Reports suggest that climate change is putting some penguin species in peril. Scientists at British Antarctic Survey investigating long-term changes in penguin populations report what’s happening to these iconic birds.
Are penguin populations really declining?
Some species and populations are but others are not – it varies among species and locations. Long-term monitoring of penguin populations in the Scotia Sea region reveals a complex picture. In the last 30 years, populations of Adélie penguins on the South Orkney Islands have fluctuated and are currently in decline, while chinstrap populations have decreased significantly and gentoo numbers have risen. On South Georgia, the population of macaroni penguins has declined from 2.5 million breeding pairs in the 1970s to just about 1 million today. King penguins have increased from a few hundred in the 1920s to over 450,000 today. Further south, emperor penguins, which breed on sea ice surrounding continental Antarctica, have also experienced a decline in numbers during recent decades – by up to 50% in places and one of the most northerly colonies of emperors on a small offshore island close to the Antarctic Peninsula is now thought to have disappeared completely.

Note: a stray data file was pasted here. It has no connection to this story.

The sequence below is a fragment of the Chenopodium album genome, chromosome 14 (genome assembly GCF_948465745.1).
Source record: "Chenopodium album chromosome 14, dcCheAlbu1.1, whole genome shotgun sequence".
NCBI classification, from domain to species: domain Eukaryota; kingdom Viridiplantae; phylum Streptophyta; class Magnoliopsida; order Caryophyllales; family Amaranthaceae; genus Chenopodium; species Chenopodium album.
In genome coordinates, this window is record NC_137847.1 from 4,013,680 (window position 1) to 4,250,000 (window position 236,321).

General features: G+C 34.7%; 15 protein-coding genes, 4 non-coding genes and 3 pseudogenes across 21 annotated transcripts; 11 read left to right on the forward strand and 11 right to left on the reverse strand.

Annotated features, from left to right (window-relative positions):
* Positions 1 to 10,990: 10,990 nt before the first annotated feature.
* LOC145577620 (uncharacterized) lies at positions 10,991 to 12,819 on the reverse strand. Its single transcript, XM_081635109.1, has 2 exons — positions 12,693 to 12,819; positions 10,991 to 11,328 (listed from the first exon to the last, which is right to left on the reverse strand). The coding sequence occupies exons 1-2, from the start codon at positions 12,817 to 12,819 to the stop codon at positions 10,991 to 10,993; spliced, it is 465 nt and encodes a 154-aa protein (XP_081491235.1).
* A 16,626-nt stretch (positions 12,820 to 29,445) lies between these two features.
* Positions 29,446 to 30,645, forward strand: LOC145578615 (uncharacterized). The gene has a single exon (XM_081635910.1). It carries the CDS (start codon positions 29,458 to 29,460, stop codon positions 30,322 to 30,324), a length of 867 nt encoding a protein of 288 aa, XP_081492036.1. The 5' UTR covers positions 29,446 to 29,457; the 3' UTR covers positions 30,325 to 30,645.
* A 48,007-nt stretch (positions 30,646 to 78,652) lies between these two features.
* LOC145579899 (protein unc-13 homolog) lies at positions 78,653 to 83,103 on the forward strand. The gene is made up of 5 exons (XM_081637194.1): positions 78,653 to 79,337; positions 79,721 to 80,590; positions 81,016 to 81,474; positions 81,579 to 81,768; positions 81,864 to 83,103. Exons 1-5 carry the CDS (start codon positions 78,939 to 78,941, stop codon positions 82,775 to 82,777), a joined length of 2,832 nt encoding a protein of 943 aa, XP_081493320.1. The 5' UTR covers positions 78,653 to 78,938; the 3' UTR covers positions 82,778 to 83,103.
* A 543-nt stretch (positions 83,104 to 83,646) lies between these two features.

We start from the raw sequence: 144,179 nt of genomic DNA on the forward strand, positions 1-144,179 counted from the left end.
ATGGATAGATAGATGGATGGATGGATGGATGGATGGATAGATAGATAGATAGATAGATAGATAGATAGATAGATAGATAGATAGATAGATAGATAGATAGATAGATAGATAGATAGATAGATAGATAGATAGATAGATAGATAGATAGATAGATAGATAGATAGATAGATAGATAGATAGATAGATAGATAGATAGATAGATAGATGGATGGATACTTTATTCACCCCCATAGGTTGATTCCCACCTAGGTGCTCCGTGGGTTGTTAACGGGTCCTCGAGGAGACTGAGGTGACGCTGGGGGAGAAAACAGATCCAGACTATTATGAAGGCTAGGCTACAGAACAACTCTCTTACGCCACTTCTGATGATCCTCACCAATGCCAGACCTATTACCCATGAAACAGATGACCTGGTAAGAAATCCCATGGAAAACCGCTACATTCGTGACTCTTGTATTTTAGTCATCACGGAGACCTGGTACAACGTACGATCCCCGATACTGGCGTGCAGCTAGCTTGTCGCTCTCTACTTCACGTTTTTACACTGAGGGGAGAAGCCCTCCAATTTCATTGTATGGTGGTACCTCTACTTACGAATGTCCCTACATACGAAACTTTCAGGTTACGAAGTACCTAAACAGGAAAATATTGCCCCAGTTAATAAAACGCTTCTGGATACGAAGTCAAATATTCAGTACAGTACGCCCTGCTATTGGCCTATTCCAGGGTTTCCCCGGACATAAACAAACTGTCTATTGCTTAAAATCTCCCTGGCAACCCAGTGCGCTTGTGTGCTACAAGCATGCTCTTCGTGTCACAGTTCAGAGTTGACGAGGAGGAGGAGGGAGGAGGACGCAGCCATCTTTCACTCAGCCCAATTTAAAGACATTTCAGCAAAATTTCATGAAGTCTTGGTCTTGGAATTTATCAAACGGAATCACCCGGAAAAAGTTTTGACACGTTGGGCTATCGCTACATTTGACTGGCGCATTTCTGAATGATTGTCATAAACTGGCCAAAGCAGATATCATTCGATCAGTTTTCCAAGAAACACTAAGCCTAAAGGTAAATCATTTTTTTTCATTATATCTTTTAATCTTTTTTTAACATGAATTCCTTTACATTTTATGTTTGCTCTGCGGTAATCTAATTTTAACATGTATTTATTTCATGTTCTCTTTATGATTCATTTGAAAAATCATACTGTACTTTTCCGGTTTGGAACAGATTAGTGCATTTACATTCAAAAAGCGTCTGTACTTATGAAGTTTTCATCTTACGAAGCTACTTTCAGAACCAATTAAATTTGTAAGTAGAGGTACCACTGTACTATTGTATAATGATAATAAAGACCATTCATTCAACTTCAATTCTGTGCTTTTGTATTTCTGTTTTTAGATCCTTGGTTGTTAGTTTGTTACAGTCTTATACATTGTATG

Why is there such a difference between species?
This is a key issue that British Antarctic Survey (BAS) scientists are currently working on. Unravelling the reasons behind the changing populations of penguins in the subantarctic and Antarctic is complex and involves a number of factors. Food supply and available nest sites are likely to be responsible for most of the changes observed in penguin populations. BAS and US scientists have discovered that sea ice plays a major role in declining penguin numbers. Krill, the small shrimp-like crustacean that is the main food source for many species of penguins, seals and whales, spend their early life grazing phytoplankton from the underside of winter sea ice. The observed Adélie and chinstrap population changes in the Western Antarctic Peninsula are linked to reductions in sea ice and the associated changes in food supply.
So, is climate change affecting penguin populations?
The rapid climate warming on the western Antarctic Peninsula has reduced sea-ice cover by around 40% in the last 30 years, which impacts the success of the ‘krill nurseries’. Krill abundance across the Scotia Sea has undergone a long-term decline, particularly in the north of its range around South Georgia. This is likely to have contributed to the decline of macaroni, Adelie and chinstrap penguins in the region. The decline in some emperor colonies is likely to be explained by loss of sea ice as this species depends on sea ice as a nesting platform and foraging habitat. Gentoo penguins, however, have increased their numbers and range in the Antarctic Peninsula as reductions in sea ice there have improved habitat quality for this ice-intolerant species. Similarly, Adélie colonies in East Antarctica are mostly increasing with climate change due to greater availability of ice free land as nesting habitat, and reduction in dense sea ice cover increasing access to food supplies.